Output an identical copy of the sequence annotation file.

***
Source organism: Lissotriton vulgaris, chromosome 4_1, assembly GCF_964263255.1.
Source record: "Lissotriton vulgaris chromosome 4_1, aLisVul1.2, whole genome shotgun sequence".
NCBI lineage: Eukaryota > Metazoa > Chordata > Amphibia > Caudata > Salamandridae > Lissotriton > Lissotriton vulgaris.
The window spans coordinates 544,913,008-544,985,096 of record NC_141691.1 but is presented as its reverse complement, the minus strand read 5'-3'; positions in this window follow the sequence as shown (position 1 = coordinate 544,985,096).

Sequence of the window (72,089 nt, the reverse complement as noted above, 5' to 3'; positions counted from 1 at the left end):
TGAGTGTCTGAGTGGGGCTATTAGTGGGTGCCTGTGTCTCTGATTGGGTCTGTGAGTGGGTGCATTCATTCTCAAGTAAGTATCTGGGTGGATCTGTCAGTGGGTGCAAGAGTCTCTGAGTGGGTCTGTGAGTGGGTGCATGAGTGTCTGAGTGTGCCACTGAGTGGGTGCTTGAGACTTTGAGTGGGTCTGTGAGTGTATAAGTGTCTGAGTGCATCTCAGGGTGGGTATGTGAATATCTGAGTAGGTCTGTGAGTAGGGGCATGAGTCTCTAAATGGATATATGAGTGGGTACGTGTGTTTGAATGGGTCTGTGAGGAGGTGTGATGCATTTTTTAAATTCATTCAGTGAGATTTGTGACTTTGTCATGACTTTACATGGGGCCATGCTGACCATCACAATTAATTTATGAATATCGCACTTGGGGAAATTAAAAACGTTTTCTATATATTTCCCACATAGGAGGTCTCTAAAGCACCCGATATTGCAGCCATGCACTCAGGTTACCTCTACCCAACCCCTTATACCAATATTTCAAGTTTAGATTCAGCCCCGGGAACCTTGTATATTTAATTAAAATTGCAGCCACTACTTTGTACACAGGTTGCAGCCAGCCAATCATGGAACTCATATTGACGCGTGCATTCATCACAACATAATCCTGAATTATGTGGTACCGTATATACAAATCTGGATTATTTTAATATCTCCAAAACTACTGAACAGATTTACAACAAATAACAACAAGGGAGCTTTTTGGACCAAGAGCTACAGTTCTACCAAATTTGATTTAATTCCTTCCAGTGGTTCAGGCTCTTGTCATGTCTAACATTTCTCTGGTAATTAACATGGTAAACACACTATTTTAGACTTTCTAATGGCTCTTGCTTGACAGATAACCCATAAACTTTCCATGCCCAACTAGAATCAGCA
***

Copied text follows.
Source organism: Lissotriton vulgaris, chromosome 4_1, assembly GCF_964263255.1.
Source record: "Lissotriton vulgaris chromosome 4_1, aLisVul1.2, whole genome shotgun sequence".
NCBI lineage: Eukaryota > Metazoa > Chordata > Amphibia > Caudata > Salamandridae > Lissotriton > Lissotriton vulgaris.
The window spans coordinates 544,913,008-544,985,096 of record NC_141691.1 but is presented as its reverse complement, the minus strand read 5'-3'; positions in this window follow the sequence as shown (position 1 = coordinate 544,985,096).

Sequence of the window (72,089 nt, the reverse complement as noted above, 5' to 3'; positions counted from 1 at the left end):
TGAGTGTCTGAGTGGGGCTATTAGTGGGTGCCTGTGTCTCTGATTGGGTCTGTGAGTGGGTGCATTCATTCTCAAGTAAGTATCTGGGTGGATCTGTCAGTGGGTGCAAGAGTCTCTGAGTGGGTCTGTGAGTGGGTGCATGAGTGTCTGAGTGTGCCACTGAGTGGGTGCTTGAGACTTTGAGTGGGTCTGTGAGTGTATAAGTGTCTGAGTGCATCTCAGGGTGGGTATGTGAATATCTGAGTAGGTCTGTGAGTAGGGGCATGAGTCTCTAAATGGATATATGAGTGGGTACGTGTGTTTGAATGGGTCTGTGAGGAGGTGTGATGCATTTTTTAAATTCATTCAGTGAGATTTGTGACTTTGTCATGACTTTACATGGGGCCATGCTGACCATCACAATTAATTTATGAATATCGCACTTGGGGAAATTAAAAACGTTTTCTATATATTTCCCACATAGGAGGTCTCTAAAGCACCCGATATTGCAGCCATGCACTCAGGTTACCTCTACCCAACCCCTTATACCAATATTTCAAGTTTAGATTCAGCCCCGGGAACCTTGTATATTTAATTAAAATTGCAGCCACTACTTTGTACACAGGTTGCAGCCAGCCAATCATGGAACTCATATTGACGCGTGCATTCATCACAACATAATCCTGAATTATGTGGTACCGTATATACAAATCTGGATTATTTTAATATCTCCAAAACTACTGAACAGATTTACAACAAATAACAACAAGGGAGCTTTTTGGACCAAGAGCTACAGTTCTACCAAATTTGATTTAATTCCTTCCAGTGGTTCAGGCTCTTGTCATGTCTAACATTTCTCTGGTAATTAACATGGTAAACACACTATTTTAGACTTTCTAATGGCTCTTGCTTGACAGATAACCCATAAACTTTCCATGCCCAACTAGAATCAGCA